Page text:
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How is Technology Affecting the Way You Sleep?

How is Technology Affecting the Way You Sleep?

Do you ever find yourself replying to texts and emails late at night? Or choosing to watch another episode of a TV show when you know you should go to bed? 

When artificial lighting was introduced to our everyday lives, it started affecting the way that we slept. Now, with more technology available at our fingertips than ever before, it can delay the time it takes us to fall asleep at night, and decrease the quality of our sleep once we do drift off.

When we’re exposed to lots of light at night, it can negatively affect our natural circadian rhythm (body clock), making us feel more awake at night when we should be sleeping. Blue light, which comes from screens on electronics such as phones, laptops and TVs, is particularly disruptive to our sleep. This exposure to light lowers the level of melatonin in our body, a hormone which influences circadian rhythms. 

Several studies have been recently carried out that involved asking people about their relationship with technology in order to find out its connection to our sleeping habits. While these surveys aren’t the most scientific of studies, they do imply that the world is becoming increasingly reliant on technology and people may be sacrificing their quality of sleep because of it. Some of the results and conclusions of this research are: 

  • A study in Norway found that the more time teenagers spend using electronic devices during leisure time and before bed, the more it affects their sleep quality.
  • 71% of American smartphone users sleep with them, including 3% who sleep with them in their hands. A previous study carried out by Ofcom found that in the UK, around 38% of adults admitted to using their smartphones after it woke them, with an even higher percentage for teenagers.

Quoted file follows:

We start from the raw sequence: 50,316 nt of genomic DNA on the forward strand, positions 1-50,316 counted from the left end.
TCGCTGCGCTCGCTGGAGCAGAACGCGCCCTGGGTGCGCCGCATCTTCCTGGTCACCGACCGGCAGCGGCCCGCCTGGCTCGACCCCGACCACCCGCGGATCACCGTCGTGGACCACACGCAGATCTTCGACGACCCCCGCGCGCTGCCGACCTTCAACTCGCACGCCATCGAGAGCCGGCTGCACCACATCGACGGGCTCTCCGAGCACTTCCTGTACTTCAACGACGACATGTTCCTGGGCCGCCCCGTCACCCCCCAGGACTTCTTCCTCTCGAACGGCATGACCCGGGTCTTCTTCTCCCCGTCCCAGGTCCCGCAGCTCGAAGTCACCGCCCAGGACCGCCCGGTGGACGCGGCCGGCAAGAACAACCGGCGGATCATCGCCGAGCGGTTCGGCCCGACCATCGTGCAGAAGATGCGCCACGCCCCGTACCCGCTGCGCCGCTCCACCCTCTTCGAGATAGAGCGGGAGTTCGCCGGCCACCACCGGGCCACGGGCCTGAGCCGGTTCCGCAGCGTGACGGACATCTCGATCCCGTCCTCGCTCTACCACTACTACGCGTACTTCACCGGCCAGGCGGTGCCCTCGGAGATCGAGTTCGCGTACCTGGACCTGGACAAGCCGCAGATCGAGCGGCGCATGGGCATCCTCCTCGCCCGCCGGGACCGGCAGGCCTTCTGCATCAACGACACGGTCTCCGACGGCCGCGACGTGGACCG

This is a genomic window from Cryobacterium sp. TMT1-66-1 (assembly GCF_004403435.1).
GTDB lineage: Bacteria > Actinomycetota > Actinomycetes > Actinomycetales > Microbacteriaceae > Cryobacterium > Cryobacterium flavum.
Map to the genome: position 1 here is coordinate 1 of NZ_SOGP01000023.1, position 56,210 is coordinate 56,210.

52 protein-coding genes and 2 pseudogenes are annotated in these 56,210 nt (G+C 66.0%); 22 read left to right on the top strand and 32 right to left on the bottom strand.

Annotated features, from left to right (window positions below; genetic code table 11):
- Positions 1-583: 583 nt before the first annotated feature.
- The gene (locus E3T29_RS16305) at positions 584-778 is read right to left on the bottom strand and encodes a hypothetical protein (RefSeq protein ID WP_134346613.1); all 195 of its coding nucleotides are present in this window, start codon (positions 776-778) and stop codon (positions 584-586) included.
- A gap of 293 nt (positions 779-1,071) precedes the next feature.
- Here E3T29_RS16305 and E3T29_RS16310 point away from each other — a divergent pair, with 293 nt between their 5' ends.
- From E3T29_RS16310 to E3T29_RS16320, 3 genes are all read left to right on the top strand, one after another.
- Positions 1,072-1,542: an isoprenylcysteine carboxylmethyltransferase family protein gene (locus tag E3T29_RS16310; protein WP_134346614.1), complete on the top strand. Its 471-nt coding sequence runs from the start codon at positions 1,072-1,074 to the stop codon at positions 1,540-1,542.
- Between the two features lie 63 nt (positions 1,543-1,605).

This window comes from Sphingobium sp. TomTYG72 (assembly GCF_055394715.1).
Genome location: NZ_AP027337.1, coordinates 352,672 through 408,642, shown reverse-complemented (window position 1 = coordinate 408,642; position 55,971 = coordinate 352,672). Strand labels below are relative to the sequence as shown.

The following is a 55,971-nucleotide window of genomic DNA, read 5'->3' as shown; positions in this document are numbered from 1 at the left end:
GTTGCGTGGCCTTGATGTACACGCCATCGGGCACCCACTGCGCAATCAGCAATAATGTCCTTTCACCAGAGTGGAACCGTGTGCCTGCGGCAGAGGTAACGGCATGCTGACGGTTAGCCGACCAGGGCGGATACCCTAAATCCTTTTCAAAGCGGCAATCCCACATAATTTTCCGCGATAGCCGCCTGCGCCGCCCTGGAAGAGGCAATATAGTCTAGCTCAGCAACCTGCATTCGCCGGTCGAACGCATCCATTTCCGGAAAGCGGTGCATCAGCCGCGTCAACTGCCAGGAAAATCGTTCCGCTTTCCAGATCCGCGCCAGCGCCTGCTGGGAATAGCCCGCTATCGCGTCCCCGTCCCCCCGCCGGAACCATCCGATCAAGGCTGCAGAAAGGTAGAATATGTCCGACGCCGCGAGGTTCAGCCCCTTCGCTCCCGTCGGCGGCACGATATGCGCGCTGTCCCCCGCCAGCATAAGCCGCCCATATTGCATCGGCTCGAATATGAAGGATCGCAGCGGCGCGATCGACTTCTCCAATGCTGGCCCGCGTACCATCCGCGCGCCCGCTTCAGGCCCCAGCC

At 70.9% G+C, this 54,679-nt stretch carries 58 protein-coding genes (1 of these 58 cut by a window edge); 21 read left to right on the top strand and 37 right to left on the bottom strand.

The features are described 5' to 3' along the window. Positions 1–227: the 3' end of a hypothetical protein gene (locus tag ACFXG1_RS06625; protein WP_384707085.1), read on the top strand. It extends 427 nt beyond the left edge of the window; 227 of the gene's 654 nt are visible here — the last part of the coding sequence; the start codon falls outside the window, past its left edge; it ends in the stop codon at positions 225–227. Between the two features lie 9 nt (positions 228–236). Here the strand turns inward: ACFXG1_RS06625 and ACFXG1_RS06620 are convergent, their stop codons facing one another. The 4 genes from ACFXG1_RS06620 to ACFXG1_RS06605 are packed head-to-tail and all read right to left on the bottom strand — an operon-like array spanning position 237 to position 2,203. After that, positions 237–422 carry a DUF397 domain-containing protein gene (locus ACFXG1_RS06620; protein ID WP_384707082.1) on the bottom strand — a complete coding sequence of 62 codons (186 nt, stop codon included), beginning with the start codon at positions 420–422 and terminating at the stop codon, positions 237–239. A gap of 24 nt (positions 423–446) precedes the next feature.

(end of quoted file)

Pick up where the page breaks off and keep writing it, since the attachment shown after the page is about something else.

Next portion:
• A survey by TiVo found that 31% of their survey respondents have lost sleep due to “binge watching” TV shows, defined as at least three episodes of the same program in the same day. 

Previous research has found that the amount of people with sleeping disorders in the UK is increasing and 33% of British people claim to get by on just 5-6 hours of sleep a night. It has been suggested that these increases could be due to the amount of technology what we use on a regular basis, particularly late at night.

Solutions

A recommendation to use your electronics less or not at all in the evening isn’t going to be a solution for the majority of people, but luckily there are a few things that you can do in order to limit the effect that electronics will have on your sleeping habits: 

  • Keep electronics out of the bedroom. The ideal solution to not letting technology affect your sleep is to stop using electronics one or two hours before bed and keeping them out of the bedroom. This gives your brain time to relax without them and will have less of an effect on your melatonin levels. The main purpose of your bedroom should be to sleep so removing phones, TVs, laptops and tablets altogether can be a good idea to stop you from getting distracted or being tempted to look at them late at night. Unfortunately, some people may not find this possible, but luckily there are some forms of technology which can help us to sleep, or at least limit the effect that electronics have on us.